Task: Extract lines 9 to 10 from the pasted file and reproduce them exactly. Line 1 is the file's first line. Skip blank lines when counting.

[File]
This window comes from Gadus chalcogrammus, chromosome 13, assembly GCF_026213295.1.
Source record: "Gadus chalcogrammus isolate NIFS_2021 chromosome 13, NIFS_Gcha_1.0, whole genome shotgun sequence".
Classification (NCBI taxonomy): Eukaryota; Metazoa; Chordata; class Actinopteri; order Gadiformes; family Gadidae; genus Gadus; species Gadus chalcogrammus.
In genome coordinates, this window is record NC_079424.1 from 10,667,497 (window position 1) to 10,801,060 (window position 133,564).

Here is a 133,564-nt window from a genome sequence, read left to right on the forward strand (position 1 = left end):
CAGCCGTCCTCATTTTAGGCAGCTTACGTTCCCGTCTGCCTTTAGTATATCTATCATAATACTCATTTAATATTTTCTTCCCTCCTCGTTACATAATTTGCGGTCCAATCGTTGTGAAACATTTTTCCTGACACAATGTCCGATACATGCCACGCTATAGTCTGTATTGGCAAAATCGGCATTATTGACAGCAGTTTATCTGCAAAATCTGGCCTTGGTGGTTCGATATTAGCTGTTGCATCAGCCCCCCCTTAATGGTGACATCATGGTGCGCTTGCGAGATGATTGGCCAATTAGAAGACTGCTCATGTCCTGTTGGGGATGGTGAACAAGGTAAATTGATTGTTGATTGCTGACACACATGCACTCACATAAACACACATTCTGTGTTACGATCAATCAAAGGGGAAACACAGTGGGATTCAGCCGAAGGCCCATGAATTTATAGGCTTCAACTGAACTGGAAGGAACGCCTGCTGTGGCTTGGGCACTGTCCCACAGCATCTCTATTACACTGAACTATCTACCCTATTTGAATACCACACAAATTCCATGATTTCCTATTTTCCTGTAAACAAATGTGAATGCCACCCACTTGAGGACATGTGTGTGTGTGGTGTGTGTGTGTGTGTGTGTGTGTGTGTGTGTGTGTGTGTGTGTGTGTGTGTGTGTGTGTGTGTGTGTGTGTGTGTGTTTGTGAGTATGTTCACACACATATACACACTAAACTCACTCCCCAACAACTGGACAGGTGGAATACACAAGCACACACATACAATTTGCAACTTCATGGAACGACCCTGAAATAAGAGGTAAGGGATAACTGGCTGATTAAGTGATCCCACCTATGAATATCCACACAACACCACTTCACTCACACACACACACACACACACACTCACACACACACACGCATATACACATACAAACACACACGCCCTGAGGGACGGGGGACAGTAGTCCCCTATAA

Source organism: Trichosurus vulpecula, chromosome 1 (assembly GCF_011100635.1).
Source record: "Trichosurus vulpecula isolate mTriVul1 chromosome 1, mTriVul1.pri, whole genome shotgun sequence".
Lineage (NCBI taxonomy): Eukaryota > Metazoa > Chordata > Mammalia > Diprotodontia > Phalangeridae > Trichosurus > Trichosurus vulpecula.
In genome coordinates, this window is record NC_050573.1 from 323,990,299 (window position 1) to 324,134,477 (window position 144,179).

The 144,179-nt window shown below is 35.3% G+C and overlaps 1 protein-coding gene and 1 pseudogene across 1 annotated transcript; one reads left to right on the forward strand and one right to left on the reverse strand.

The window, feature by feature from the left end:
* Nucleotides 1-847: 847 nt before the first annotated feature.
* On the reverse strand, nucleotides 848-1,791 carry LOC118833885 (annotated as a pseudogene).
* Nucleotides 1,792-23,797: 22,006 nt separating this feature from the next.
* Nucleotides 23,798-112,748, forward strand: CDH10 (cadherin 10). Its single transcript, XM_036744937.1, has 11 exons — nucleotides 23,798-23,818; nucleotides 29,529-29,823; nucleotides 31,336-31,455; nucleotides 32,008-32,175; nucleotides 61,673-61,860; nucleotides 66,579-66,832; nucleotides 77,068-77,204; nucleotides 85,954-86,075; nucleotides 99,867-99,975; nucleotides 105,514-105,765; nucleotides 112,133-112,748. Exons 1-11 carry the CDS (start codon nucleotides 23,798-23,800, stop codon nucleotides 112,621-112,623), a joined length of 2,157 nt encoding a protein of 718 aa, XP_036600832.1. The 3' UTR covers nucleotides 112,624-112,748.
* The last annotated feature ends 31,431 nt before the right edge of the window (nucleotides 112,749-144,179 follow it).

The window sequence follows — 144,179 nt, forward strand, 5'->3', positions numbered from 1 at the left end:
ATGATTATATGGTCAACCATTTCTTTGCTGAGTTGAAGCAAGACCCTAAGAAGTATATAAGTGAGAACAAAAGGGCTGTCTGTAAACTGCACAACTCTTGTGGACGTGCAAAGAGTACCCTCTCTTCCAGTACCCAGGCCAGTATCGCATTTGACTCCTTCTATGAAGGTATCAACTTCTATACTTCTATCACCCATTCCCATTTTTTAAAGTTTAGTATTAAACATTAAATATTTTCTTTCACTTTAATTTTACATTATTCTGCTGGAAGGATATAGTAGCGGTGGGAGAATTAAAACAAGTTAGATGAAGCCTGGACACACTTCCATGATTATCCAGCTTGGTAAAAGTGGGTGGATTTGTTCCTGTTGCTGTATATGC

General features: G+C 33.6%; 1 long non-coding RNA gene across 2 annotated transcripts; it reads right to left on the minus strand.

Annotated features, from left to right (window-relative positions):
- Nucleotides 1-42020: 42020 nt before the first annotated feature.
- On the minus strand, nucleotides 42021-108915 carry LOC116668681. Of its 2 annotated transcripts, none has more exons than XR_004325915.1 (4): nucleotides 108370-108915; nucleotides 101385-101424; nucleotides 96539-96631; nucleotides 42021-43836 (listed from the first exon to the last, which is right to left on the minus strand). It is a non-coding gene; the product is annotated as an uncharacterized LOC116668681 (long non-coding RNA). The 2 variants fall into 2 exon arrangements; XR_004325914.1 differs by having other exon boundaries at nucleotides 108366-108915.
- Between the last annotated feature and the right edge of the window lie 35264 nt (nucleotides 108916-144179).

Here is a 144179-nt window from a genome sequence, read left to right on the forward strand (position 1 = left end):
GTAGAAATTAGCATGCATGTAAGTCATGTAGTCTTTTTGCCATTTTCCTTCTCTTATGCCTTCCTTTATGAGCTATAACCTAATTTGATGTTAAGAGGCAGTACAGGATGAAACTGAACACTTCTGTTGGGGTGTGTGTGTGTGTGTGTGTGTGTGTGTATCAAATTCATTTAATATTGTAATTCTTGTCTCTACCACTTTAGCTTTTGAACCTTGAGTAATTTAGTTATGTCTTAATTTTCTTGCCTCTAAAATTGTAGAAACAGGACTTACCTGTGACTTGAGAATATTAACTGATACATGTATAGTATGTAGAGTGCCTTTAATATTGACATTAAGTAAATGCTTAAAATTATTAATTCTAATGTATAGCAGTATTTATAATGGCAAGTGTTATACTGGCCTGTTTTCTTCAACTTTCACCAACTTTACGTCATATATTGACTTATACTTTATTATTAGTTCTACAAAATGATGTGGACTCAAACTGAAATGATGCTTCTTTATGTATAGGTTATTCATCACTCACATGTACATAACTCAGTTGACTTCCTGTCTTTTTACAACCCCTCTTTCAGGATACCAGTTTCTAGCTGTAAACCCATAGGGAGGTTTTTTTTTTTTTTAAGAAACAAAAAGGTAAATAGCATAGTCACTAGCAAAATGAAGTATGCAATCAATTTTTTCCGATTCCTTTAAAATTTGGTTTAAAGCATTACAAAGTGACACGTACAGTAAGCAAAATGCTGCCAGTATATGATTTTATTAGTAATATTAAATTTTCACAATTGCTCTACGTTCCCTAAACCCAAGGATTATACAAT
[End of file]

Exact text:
Lineage (NCBI taxonomy): Eukaryota > Metazoa > Chordata > Mammalia > Diprotodontia > Phalangeridae > Trichosurus > Trichosurus vulpecula.
In genome coordinates, this window is record NC_050573.1 from 323,990,299 (window position 1) to 324,134,477 (window position 144,179).